Improve patient satisfaction from the eyes of the consumer

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Although the Affordable Care Act’s second enrollment period is nearly over, politicians, medical professionals, and the public still debate its implications. According to David Houle and Jonathan Fleece, one-third of all hospitals in the United States will close or be reorganized into another kind of health care provider by 2020. What will differentiate the winners from the losers? Simply put, it will be high patient satisfaction.

In consumer terms what is patient satisfaction? It’s the patient’s view of their overall experience, from the outcome to the institution’s touchpoints with the patient: from the parking valet, to the ER security guard, triage, meals, and billing. Not only is the ACA’s focus on patient satisfaction long overdue, it is just good business practice. As health care consumerism takes hold, providers must adapt. With the growth in high deductible insurance plans, patients have no choice but to become smart consumers, even managers, of their own health care. To understand these implications, one has to look no further than the profound changes that followed employers’ elimination of defined benefit plans in favor of self-directed retirement plans.

What drives the first, second, and third patient visit? While many factors certainly contribute, for the first visit it is the institution’s reputation or brand equity, along with convenience, and accessibility that are preeminent. For second and follow-up visits, patient satisfaction becomes crucial. In fact, nailing the initial visit is critical as additional services are often required for treatment of the patient’s condition.

Provider revenue may be broken down into three buckets: the first visit with a condition, follow-up visits to finalize treatment of the presenting condition, and future visits for new issues. High patient satisfaction enhances the probability that the patient will continue to seek treatment from that provider. Second, and more importantly, it has a profound influence on the institution’s overall reputation as health care consumers research their care options through friends, family, and online. Poor patient satisfaction will damage an institution’s brand equity. When possible, health care consumers will choose another provider. Institutions with low brand equity are more likely to be among the losers, those that close or are taken over.

How do we improve patient satisfaction? From the standpoint of a consumer marketer, let me draw from a recent personal experience. My wife and I noticed that our 10-year-old son Matthew was having significant difficulty breathing, which was highly unusual. Fortunately, living in the NYC metro area, we were within a 5-minute drive of two hospitals and two urgent care facilities. Hoping to avoid a potentially long emergency room wait and limit costly ER expenses, we took him to the closest urgent care center. Instead of being immediately triaged, he waited 30 minutes to be seen. Three attendants hovered around him, scaring him and making him very uncomfortable. Following a chest x-ray and an albuterol treatment, the physician told us to take him to the ER.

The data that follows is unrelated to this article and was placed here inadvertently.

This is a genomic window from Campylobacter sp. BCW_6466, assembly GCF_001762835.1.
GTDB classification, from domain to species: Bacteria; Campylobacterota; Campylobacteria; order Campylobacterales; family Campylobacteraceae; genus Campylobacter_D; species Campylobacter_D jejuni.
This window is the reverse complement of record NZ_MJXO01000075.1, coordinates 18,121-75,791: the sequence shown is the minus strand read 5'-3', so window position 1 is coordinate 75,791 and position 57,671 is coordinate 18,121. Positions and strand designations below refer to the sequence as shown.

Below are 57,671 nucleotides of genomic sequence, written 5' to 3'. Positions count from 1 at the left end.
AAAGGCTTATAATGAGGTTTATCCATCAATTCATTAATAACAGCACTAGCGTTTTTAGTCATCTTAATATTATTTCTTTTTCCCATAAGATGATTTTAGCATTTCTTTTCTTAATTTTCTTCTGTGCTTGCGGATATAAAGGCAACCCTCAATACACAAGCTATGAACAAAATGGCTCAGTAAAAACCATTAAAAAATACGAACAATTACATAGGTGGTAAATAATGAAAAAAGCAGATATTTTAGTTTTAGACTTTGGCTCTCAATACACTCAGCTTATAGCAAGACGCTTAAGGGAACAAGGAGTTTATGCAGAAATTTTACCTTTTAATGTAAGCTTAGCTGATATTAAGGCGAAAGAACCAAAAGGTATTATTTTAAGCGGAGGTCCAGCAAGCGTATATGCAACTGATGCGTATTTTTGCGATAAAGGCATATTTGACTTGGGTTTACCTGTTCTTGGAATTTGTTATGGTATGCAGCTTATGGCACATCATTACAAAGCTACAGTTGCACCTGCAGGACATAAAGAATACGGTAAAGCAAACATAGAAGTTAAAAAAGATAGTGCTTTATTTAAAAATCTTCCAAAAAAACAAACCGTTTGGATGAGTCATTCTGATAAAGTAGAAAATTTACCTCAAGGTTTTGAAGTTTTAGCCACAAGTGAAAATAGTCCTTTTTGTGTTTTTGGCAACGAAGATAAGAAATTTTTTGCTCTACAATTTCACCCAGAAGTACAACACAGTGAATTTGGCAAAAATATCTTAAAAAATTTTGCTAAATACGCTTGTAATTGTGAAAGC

Of two local hospitals, we selected the one that had a pediatrics center. He was immediately triaged and seen within an hour by a resident. Due to a shortage of beds, he was admitted the following morning with a respiratory infection. Once acclimated, Matthew tried to manage his care, actively engaging his doctors and nurses. To his confusion, they classified him as having “asthma,” even though he had a respiratory infection and had never previously exhibited asthmatic symptoms. Learning that discharge was contingent upon easy breathing and 4-hour gaps between treatments, our son actively timed each treatment. To our surprise, the hospital staff failed to check his chart during their rounds. They either misstated when his last treatment was or didn’t know. A teacher also visited him at the hospital. She was unaware of his age, grade-level, or school district. To stay current with his classes, she suggested that he go to a website where he could practice standardized math test questions. As she exited his room, Matthew looked at me and cried. Adding to the confusion, to be discharged, he and I had to review an asthma pamphlet.

Reflecting on his care, my wife and I were disappointed. Due to low patient satisfaction, we are not likely to go to either institution again. Why wouldn’t an urgent care facility be pediatric friendly? As a business, why limit your market? Next time we would try the other urgent care facility near our home. The hospital stay was more problematic. His caregivers dismissed him “as a kid,” rather than treating him as an engaged patient monitoring his care. Moreover, their lack of attention to his treatment frequency and confusion around the asthma classification caused unneeded stress to both our son and us. We expected more from a well-regarded children’s center.

As health care slowly transitions to a consumer-driven business, patient satisfaction becomes an increasingly important variable in how patients select their care providers. Over the long-term, it has the power to build or destroy an institution’s brand equity, even impacting its long-term viability. The ACA’s tying of a small percentage of Medicare reimbursement to patient satisfaction has put providers on notice. The revolution begins when health care consumers make purchase decisions in the same manner as they would a new car, TV, or family trip. And in the consumer marketplace, there are winners and losers.

Jim Lahren is a health care consultant.

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